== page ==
### Slide 1

```Designing Efficient Cascaded Classifiers:
Vikas Raykar Balaji Krishnapuram Shipeng Yu
Siemens Healthcare
KDD 2010
Features incur a cost
•
•
•
•
Features are acquired on demand.
A set of features can be acquired as a group.
Each feature group incurs a certain cost.
Acquisition cost can be either
– Computational | fast detectors
– Financial | expensive medical tests
– Human discomfort | biopsy
Example: Survival Prediction for Lung Cancer
• 2-year survival prediction for lung cancer patients
Feature Group
Number of examples
features
Cost
1 clinical features
9
gender, age
0 no cost
2 features before
therapy
8
lung function
creatinine clearance
1
3 imaging /treatment
features
7
gross tumor volume
treatment dose
2
4 blood bio-markers
21
Interleukin-8
Osteopontin
5 expensive
increasing predictive power … increasing acquisition cost
Stage 1
Stage 2
Stage 3




increasing predictive power
increasing acquisition cost
• Training
• Choosing the thresholds for each stage
• Conventionally each stage is trained using only
examples that pass through all the previous stages.
• Training depends on the choice of the thresholds.
• For each choice of threshold we have to retrain.
Stage 1
Stage 2
Stage 3




Contributions of this paper
• Joint training of all stages of the cascade.
– Notion of probabilistic soft cascades
• A knob to control the tradeoff between
accuracy vs cost
– Modeling the expected feature cost
• Decoupling the classifier training and threshold
selection.
– Post-selection of thresholds
Notation
Stage 1
Stage 2
Stage K




• Probabilistic version of the hard cascade.
• An instance is classified as positive if all the K
stages predict it as positive.
• An instance is classified as negative if at least
one of the K classifiers predicts it as negative.
• Sequential ordering of the cascade is not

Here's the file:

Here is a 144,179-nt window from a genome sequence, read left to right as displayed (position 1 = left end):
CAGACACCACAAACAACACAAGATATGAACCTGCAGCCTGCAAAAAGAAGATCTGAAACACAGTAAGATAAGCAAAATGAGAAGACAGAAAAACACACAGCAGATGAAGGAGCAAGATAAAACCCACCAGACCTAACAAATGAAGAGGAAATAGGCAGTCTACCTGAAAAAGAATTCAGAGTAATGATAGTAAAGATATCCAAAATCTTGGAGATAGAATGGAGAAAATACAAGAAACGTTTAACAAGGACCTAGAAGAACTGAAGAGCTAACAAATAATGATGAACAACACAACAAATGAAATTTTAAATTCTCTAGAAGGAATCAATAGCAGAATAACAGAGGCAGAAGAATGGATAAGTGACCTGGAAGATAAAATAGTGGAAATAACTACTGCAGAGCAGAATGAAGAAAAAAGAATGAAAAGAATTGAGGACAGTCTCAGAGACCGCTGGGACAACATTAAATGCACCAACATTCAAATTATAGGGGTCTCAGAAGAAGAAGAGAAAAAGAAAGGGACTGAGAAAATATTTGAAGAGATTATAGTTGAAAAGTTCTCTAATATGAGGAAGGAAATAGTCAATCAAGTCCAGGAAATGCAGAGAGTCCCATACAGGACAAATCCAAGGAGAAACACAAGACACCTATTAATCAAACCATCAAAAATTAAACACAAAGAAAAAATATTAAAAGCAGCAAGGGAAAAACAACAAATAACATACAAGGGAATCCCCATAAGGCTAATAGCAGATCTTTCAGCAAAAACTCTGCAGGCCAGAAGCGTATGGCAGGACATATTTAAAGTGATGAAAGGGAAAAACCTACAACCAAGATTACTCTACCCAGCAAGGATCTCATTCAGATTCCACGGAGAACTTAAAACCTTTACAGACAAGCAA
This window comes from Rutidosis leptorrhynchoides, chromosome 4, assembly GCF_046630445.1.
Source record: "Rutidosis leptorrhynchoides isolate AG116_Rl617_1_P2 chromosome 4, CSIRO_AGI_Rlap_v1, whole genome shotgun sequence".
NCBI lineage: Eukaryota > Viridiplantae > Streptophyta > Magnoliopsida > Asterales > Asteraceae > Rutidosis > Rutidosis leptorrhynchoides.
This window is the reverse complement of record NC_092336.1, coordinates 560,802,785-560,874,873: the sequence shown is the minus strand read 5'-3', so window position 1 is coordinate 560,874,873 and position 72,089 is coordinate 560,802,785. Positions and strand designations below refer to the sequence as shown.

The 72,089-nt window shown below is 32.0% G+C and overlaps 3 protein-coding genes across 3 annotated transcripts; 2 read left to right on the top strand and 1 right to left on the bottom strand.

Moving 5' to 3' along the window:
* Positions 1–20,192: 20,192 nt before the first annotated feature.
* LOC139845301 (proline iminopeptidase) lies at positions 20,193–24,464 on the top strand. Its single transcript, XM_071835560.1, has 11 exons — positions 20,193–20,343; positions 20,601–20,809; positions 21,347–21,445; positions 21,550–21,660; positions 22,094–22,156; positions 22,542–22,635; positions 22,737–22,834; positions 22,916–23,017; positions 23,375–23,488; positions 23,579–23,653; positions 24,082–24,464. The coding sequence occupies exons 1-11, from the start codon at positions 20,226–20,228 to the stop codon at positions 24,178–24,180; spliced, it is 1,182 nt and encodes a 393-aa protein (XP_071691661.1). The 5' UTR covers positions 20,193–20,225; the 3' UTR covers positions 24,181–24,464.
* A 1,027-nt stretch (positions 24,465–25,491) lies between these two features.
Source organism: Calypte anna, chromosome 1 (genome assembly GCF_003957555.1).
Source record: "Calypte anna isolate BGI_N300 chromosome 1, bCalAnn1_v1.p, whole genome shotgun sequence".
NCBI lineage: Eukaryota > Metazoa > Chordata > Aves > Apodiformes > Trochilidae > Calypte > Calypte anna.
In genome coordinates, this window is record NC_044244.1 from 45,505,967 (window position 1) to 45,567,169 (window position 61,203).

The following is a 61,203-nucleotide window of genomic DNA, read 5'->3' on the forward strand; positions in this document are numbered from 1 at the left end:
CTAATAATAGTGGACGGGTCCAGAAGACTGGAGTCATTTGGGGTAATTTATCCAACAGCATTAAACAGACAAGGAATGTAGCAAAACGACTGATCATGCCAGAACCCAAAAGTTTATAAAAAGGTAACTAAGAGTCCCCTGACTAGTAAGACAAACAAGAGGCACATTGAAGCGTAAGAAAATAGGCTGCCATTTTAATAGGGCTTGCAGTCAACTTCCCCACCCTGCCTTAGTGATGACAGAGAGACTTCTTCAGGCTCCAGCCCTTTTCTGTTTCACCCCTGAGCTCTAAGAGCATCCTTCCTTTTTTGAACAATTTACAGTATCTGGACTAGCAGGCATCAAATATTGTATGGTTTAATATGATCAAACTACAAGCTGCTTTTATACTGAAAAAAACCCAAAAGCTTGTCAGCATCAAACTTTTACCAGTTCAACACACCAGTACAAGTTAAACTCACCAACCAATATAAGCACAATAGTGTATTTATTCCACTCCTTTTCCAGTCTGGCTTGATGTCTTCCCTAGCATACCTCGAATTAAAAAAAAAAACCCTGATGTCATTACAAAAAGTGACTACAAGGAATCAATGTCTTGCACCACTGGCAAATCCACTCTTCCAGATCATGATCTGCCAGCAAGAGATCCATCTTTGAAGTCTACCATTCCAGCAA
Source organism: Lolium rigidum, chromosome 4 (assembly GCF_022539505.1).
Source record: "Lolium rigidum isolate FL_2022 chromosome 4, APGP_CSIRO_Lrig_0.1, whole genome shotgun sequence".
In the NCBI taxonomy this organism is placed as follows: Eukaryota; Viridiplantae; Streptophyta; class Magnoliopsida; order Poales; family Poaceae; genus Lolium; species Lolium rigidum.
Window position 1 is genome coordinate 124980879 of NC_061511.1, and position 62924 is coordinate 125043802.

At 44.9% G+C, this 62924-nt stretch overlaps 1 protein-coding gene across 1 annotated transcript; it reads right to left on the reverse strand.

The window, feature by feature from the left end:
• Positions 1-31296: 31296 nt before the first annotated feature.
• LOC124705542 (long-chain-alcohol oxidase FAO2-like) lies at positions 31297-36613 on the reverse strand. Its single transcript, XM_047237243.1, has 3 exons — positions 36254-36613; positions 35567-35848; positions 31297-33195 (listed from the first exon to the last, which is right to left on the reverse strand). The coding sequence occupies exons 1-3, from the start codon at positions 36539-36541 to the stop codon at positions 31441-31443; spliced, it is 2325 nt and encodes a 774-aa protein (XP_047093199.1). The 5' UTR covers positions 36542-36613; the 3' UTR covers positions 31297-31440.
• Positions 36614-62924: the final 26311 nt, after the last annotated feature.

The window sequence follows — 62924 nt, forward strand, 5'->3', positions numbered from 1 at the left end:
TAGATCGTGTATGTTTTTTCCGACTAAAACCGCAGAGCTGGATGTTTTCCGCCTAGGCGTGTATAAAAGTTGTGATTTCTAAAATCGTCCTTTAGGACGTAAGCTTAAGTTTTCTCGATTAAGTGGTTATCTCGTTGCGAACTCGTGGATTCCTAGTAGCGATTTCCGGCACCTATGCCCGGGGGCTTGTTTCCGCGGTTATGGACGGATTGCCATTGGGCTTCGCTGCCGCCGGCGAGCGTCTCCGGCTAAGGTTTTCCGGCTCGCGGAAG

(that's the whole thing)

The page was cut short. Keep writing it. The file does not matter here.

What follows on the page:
important.
• Order definitely matters during testing.
• A device to ease the training process.
• We use a maximum a-posteriori (MAP)
estimate with Laplace prior on the weights.
• Once we have a probabilistic cascade we can
write the log-likelihood.
• We impose a Laplacian prior.
• Maximum a-posteriori (MAP) estimate
Accuracy vs Cost
• We would like to find the MAP estimate subject to
the constraint that the expected cost for a new
instance
• The expectation is over the unknown test
distribution.
• Since we do not know the test distribution we
estimate this quantity based on the training set.
Modeling the expected cost
Stage 1
Stage 2
Stage 3


For a given instance


Cost
Stage 1
Stage 2
Stage 3
We optimize using cyclic coordinate descent
Experiments
• Medical Datasets
– Personalized medicine
• Survival prediction for lung cancer
• Tumor response prediction for rectal cancer
– Computer aided diagnosis for lung cancer
Survival Prediction for Lung Cancer
• 2-year survival prediction for advanced non-small cell lung
cancer (NSCLC) patients treated with chemo/radiotherapy.
• 82 patients treated at MAASTO clinic among which 24
survived two years
Feature Group
Number of examples
features
Cost
1 clinical features
9
gender, age
0 no cost
2 features before
therapy
8
lung function
creatinine clearance
1
3 imaging /treatment
features
7
gross tumor volume
treatment dose
2
4 blood bio-markers
21
Interleukin-8
Osteopontin
5 expensive
Pathological Complete Response (pCR)
Prediction for Rectal Cancer
• Predict tumor response after chemo/radiotherapy for locally
• 78 patients (21 had pCR)
Feature Group
Number of Cost
features
1 Clinical features
6
0
2 CT/PET scan features
before treatment
2
1
3 CT/PET scan features
after treatment
2
10
Methods compared
• Single stage classifier
– With beta = 0
– Varying beta
• Sequential Training
– Logistic Regression
– LDA
Evaluation Procedure
• 70 % for training 30 % for testing
• Area under the ROC Curve
• Normalized average cost per patient
– Using all the features has a cost of 1
• Results averages over 10 repetitions
• Thresholds for each stage chosen using a twolevel hierarchical grid search
Results
Computer aided diagnosis
• Motivation here is to reduce the computational cost
• 196 CT scans with 923 positive candidates and 54455 negative
candidates.
Feature Group
Number of
features
Average Cost
1
9
1.07 secs
2
23
3.10 secs
3
25
20.7 secs
Test set FROC Curves
Conclusions
• Joint training of all stages of the cascade.
– Notion of probabilistic soft cascades
• A knob to control the tradeoff between
accuracy vs cost
– Modeling the expected feature cost
Related work
Some open issues